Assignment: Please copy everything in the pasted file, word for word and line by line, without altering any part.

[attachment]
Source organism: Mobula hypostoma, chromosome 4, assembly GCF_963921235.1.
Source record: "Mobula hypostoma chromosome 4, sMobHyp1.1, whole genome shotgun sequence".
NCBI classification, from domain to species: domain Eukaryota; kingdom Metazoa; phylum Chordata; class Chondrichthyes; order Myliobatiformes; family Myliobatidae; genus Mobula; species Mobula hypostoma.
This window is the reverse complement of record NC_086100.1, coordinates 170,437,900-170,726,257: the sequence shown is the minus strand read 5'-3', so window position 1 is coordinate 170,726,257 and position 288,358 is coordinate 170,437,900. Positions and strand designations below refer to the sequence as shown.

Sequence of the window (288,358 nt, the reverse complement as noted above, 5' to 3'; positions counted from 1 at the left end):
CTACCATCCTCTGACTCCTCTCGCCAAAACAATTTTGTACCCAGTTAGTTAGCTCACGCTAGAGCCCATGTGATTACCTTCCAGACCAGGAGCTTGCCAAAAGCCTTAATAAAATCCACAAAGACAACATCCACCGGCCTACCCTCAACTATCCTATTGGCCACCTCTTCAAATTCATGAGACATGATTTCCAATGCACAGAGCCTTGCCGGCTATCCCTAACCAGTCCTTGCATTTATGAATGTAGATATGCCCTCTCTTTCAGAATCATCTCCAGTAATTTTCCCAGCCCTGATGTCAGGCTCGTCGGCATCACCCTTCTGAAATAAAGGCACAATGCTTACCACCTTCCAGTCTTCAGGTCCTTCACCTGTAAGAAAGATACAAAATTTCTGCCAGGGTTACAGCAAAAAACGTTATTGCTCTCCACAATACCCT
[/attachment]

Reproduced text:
Source organism: Mobula hypostoma, chromosome 4, assembly GCF_963921235.1.
Source record: "Mobula hypostoma chromosome 4, sMobHyp1.1, whole genome shotgun sequence".
NCBI classification, from domain to species: domain Eukaryota; kingdom Metazoa; phylum Chordata; class Chondrichthyes; order Myliobatiformes; family Myliobatidae; genus Mobula; species Mobula hypostoma.
This window is the reverse complement of record NC_086100.1, coordinates 170,437,900-170,726,257: the sequence shown is the minus strand read 5'-3', so window position 1 is coordinate 170,726,257 and position 288,358 is coordinate 170,437,900. Positions and strand designations below refer to the sequence as shown.

Sequence of the window (288,358 nt, the reverse complement as noted above, 5' to 3'; positions counted from 1 at the left end):
CTACCATCCTCTGACTCCTCTCGCCAAAACAATTTTGTACCCAGTTAGTTAGCTCACGCTAGAGCCCATGTGATTACCTTCCAGACCAGGAGCTTGCCAAAAGCCTTAATAAAATCCACAAAGACAACATCCACCGGCCTACCCTCAACTATCCTATTGGCCACCTCTTCAAATTCATGAGACATGATTTCCAATGCACAGAGCCTTGCCGGCTATCCCTAACCAGTCCTTGCATTTATGAATGTAGATATGCCCTCTCTTTCAGAATCATCTCCAGTAATTTTCCCAGCCCTGATGTCAGGCTCGTCGGCATCACCCTTCTGAAATAAAGGCACAATGCTTACCACCTTCCAGTCTTCAGGTCCTTCACCTGTAAGAAAGATACAAAATTTCTGCCAGGGTTACAGCAAAAAACGTTATTGCTCTCCACAATACCCT